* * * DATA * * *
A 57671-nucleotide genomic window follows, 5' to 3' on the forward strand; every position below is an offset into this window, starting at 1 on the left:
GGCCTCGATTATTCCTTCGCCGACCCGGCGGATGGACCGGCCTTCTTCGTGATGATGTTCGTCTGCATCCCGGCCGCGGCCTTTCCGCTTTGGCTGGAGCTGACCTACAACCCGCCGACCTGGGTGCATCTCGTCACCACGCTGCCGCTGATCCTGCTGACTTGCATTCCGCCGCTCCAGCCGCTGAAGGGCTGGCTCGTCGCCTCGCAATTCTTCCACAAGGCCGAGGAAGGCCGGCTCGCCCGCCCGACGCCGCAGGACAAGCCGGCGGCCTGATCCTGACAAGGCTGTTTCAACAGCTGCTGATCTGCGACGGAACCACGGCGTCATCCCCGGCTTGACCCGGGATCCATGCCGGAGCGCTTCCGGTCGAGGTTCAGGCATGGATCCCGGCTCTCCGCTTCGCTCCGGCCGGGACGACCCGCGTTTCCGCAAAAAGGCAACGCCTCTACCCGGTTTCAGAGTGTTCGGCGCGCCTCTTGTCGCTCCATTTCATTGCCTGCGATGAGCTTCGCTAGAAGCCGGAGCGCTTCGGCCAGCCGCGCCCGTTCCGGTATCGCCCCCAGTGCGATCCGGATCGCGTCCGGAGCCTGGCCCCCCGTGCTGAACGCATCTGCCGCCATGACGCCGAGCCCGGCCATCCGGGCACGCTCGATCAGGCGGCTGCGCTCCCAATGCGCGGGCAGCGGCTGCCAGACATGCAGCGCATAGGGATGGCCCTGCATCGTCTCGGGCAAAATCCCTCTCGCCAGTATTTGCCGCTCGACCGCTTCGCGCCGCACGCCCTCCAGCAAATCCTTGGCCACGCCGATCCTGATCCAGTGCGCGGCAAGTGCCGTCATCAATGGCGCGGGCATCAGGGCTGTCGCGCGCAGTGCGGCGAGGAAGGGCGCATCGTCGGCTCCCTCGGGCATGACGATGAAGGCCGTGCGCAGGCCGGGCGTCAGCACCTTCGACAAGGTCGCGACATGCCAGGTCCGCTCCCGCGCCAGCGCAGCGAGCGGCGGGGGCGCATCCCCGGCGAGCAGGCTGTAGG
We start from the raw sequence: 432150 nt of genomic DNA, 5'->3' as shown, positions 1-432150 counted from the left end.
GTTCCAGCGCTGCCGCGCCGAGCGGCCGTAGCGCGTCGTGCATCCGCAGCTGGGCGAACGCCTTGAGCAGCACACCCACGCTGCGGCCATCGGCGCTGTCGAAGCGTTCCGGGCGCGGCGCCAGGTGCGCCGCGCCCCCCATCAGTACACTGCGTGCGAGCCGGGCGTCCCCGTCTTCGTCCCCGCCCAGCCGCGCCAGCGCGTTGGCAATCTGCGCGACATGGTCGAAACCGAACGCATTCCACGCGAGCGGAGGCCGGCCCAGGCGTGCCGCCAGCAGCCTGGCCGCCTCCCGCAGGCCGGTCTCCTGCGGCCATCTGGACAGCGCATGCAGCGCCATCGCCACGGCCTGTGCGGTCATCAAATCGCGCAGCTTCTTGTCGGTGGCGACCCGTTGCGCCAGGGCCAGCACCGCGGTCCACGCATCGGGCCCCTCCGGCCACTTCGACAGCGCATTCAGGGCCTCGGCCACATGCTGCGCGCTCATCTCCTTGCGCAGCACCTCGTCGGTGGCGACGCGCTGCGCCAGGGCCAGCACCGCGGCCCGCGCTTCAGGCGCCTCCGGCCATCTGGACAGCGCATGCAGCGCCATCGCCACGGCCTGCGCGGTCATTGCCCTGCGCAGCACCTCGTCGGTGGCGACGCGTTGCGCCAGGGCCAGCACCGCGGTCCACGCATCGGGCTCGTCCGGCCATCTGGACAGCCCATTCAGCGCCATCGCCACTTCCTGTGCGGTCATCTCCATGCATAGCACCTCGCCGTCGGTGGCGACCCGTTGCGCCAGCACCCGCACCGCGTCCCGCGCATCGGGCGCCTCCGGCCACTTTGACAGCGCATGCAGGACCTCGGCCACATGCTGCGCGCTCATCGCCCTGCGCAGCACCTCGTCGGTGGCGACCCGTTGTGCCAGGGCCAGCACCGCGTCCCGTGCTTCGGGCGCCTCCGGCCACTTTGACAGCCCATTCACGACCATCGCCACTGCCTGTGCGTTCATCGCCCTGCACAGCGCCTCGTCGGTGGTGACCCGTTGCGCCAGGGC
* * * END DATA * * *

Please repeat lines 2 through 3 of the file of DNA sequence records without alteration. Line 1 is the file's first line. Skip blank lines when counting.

GGCCTCGATTATTCCTTCGCCGACCCGGCGGATGGACCGGCCTTCTTCGTGATGATGTTCGTCTGCATCCCGGCCGCGGCCTTTCCGCTTTGGCTGGAGCTGACCTACAACCCGCCGACCTGGGTGCATCTCGTCACCACGCTGCCGCTGATCCTGCTGACTTGCATTCCGCCGCTCCAGCCGCTGAAGGGCTGGCTCGTCGCCTCGCAATTCTTCCACAAGGCCGAGGAAGGCCGGCTCGCCCGCCCGACGCCGCAGGACAAGCCGGCGGCCTGATCCTGACAAGGCTGTTTCAACAGCTGCTGATCTGCGACGGAACCACGGCGTCATCCCCGGCTTGACCCGGGATCCATGCCGGAGCGCTTCCGGTCGAGGTTCAGGCATGGATCCCGGCTCTCCGCTTCGCTCCGGCCGGGACGACCCGCGTTTCCGCAAAAAGGCAACGCCTCTACCCGGTTTCAGAGTGTTCGGCGCGCCTCTTGTCGCTCCATTTCATTGCCTGCGATGAGCTTCGCTAGAAGCCGGAGCGCTTCGGCCAGCCGCGCCCGTTCCGGTATCGCCCCCAGTGCGATCCGGATCGCGTCCGGAGCCTGGCCCCCCGTGCTGAACGCATCTGCCGCCATGACGCCGAGCCCGGCCATCCGGGCACGCTCGATCAGGCGGCTGCGCTCCCAATGCGCGGGCAGCGGCTGCCAGACATGCAGCGCATAGGGATGGCCCTGCATCGTCTCGGGCAAAATCCCTCTCGCCAGTATTTGCCGCTCGACCGCTTCGCGCCGCACGCCCTCCAGCAAATCCTTGGCCACGCCGATCCTGATCCAGTGCGCGGCAAGTGCCGTCATCAATGGCGCGGGCATCAGGGCTGTCGCGCGCAGTGCGGCGAGGAAGGGCGCATCGTCGGCTCCCTCGGGCATGACGATGAAGGCCGTGCGCAGGCCGGGCGTCAGCACCTTCGACAAGGTCGCGACATGCCAGGTCCGCTCCCGCGCCAGCGCAGCGAGCGGCGGGGGCGCATCCCCGGCGAGCAGGCTGTAGG
We start from the raw sequence: 432150 nt of genomic DNA, 5'->3' as shown, positions 1-432150 counted from the left end.